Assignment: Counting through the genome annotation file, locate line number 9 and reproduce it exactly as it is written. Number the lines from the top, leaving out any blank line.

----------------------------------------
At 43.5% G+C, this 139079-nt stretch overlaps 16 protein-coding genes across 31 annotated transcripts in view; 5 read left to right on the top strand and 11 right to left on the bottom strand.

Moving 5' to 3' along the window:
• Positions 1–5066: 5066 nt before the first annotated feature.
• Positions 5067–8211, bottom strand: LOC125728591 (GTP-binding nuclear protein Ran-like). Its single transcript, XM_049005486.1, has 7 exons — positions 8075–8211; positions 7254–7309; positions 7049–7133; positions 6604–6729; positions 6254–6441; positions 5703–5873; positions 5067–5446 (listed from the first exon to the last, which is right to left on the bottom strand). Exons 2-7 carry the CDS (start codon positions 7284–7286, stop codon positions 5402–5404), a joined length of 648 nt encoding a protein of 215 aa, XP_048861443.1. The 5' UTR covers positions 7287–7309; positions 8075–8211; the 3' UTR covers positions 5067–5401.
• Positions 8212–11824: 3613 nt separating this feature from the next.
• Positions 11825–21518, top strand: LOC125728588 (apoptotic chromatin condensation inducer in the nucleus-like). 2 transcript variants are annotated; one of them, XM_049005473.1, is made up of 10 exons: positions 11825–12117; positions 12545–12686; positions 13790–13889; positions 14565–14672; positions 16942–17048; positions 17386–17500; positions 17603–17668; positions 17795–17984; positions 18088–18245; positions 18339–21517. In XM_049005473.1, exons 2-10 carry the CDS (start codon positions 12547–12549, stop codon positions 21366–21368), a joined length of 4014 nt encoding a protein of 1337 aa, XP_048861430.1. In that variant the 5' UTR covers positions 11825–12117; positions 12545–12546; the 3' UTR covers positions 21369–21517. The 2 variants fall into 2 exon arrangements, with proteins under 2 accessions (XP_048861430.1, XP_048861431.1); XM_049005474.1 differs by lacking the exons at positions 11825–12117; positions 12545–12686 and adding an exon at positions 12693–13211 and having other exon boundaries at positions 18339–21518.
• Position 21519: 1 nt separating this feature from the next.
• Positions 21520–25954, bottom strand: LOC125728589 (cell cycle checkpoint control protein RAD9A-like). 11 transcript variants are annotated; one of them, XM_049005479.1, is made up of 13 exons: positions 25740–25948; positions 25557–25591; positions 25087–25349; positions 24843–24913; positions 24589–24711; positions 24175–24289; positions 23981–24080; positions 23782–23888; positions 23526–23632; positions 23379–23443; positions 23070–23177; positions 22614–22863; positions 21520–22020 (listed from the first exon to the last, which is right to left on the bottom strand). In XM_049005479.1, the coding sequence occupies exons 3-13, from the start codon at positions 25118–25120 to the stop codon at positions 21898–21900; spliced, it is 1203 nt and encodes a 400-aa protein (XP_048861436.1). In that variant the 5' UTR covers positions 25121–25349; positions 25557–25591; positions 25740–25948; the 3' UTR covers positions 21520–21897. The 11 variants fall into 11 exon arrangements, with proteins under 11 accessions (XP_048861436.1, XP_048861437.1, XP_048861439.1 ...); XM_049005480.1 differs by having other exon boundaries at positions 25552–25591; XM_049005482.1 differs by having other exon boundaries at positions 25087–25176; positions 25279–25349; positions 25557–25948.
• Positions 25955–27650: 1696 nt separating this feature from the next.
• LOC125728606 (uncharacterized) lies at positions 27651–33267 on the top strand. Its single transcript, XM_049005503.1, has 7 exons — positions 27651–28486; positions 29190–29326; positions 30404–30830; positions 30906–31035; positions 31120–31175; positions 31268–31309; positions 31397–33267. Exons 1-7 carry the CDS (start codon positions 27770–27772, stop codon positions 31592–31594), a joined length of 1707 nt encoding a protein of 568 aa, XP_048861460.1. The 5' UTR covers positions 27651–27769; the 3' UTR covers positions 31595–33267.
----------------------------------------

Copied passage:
• Positions 25955–27650: 1696 nt separating this feature from the next.